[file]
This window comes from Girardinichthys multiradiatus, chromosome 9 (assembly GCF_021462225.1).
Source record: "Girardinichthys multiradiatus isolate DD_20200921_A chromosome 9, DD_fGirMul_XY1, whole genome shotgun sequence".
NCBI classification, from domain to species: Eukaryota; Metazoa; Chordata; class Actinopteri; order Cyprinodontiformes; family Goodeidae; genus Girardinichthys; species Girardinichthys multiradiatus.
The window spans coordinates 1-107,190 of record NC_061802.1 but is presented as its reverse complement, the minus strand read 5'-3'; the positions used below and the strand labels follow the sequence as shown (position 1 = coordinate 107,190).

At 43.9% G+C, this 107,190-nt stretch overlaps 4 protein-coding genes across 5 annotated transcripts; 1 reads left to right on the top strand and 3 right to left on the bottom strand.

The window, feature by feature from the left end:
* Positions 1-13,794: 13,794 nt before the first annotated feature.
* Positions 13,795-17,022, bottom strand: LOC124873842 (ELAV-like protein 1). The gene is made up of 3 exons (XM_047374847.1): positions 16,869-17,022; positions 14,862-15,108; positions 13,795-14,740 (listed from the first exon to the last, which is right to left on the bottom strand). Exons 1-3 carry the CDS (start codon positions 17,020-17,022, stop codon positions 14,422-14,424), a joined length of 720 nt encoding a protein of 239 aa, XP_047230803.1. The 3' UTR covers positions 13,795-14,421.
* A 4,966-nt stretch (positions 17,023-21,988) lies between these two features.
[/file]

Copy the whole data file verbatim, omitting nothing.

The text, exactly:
This window comes from Girardinichthys multiradiatus, chromosome 9 (assembly GCF_021462225.1).
Source record: "Girardinichthys multiradiatus isolate DD_20200921_A chromosome 9, DD_fGirMul_XY1, whole genome shotgun sequence".
NCBI classification, from domain to species: Eukaryota; Metazoa; Chordata; class Actinopteri; order Cyprinodontiformes; family Goodeidae; genus Girardinichthys; species Girardinichthys multiradiatus.
The window spans coordinates 1-107,190 of record NC_061802.1 but is presented as its reverse complement, the minus strand read 5'-3'; the positions used below and the strand labels follow the sequence as shown (position 1 = coordinate 107,190).

At 43.9% G+C, this 107,190-nt stretch overlaps 4 protein-coding genes across 5 annotated transcripts; 1 reads left to right on the top strand and 3 right to left on the bottom strand.

The window, feature by feature from the left end:
* Positions 1-13,794: 13,794 nt before the first annotated feature.
* Positions 13,795-17,022, bottom strand: LOC124873842 (ELAV-like protein 1). The gene is made up of 3 exons (XM_047374847.1): positions 16,869-17,022; positions 14,862-15,108; positions 13,795-14,740 (listed from the first exon to the last, which is right to left on the bottom strand). Exons 1-3 carry the CDS (start codon positions 17,020-17,022, stop codon positions 14,422-14,424), a joined length of 720 nt encoding a protein of 239 aa, XP_047230803.1. The 3' UTR covers positions 13,795-14,421.
* A 4,966-nt stretch (positions 17,023-21,988) lies between these two features.